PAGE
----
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Monday, July 14, 2008

Leisureville: Adventures in America’s Retirement Utopias


Many Baby Boomers, as we draw closer and closer to the magic number that will allow, or maybe require, us to retire from full-time employment, find ourselves at least a little bit tempted to move into one of the hundreds of age-restricted communities that are popping up all over the country. After all, we reason, we have spent a lifetime paying taxes (including school district taxes for decades after the graduation of our last child), commuting to and from work, and tolerating the unruly behavior and noise of all those kids who live next door and down the street. Don’t we deserve to live our last couple of decades in peace and quiet, among people who share our interests and concerns, and away from the noise and clutter of those not as far into life’s journey as we are?

Andrew Blechman became intrigued by the concept of age-restricted communities when two of his neighbors moved from their longtime home in New England to The Villages, a Florida community designed for people wanting to immerse themselves in a lifestyle of leisure activities and relative isolation from the rest of the world. Blechman became so curious, in fact, that he moved in with his old neighbors for a few weeks to live that lifestyle for himself. Leisureville: Adventures in America’s Retirement Utopias is largely the product of what he learned from the time he spent there.

Anyone considering residence in a community similar to The Villages would be wise to read Blechman’s book because of his firsthand reporting of what it is like to live in a place almost completely dedicated to boiling life’s experiences down to a few simple pleasures. Golfers and those into arts and crafts seem to love the place, as do those who want to cram in as much drinking and sex into the remainder of their lives as possible. But you have other interests, you say? Well, then in all likelihood you will want to avoid the lifestyle offered by The Villages and other communities like it and opt for a more traditional retirement location.

Do you resent being pandered to or brainwashed? If so, you will probably find the community-controlled newspaper, radio and television outlets that pretend that nothing bad ever happens in places like The Villages to be more than a little ludicrous. Even the “reporters” who are supposedly paid to function as news gatherers eventually come to resent all of the censorship necessary to keep smiles on the faces of community residents.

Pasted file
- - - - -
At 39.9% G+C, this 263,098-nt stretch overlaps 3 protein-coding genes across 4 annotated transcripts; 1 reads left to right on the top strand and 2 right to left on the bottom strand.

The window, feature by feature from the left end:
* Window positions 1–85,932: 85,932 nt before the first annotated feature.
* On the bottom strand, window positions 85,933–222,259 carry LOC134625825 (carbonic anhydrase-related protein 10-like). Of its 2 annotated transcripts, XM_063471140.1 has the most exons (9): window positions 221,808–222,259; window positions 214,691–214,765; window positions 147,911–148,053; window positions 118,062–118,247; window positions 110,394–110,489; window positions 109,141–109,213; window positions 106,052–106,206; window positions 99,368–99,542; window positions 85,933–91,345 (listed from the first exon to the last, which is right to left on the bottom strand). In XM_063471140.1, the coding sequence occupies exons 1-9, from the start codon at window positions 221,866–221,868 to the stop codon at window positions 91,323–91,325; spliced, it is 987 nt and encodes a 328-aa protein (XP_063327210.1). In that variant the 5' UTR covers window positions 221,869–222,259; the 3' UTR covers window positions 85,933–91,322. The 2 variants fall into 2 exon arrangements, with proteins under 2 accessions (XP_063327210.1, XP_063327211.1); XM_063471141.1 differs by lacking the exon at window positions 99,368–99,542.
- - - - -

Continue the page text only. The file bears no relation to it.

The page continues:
But more importantly, Blechman points out the important social issues that need to be considered before committing to life in any of America’s “Leisurevilles.” Is it right for retirees to yank their support from the communities whose services they have enjoyed for a lifetime? Are they abandoning their generational obligations by deciding not to serve as readily accessible role models to their children, grandchildren and great-grandchildren? Now that they have the luxury of so much free time should they be using some of it to better their communities by working for social or structural changes from there?

Those are just a few of the questions that Blechman asks in his book. There are good arguments to be made on both sides of the issue as to whether or not age-restricted settings like The Villages are a good thing or a bad thing. For some people, these communities offer exactly the lifestyle most suited to their retirement years. For others the very thought of moving into such a community is mind numbing, at best, and horrifying, at worst.

Leisureville moved me one giant step closer to deciding what kind of retirement setting will be best for me and my wife. But I also came away from the book with the understanding that, although age-segregated, gated communities have no appeal to us, they will appeal to many others – and are absolutely perfect for some.

Personally, I am certain that we would be bored in a community where golf, alcohol and casual sex are such prominent parts of the lifestyle that everything else seems secondary. For us it is more important to remain close to family and to enjoy the benefits of living in a diverse community with so much more to offer than golf courses, bars and community centers. I sincerely believe that aging is as much mental as it is physical, and that the mental part is much easier to govern while surrounded by family, a diverse group of fellow citizens and neighbors, museums, university access, and live sports and entertainment choices.

Rated at: 4.0

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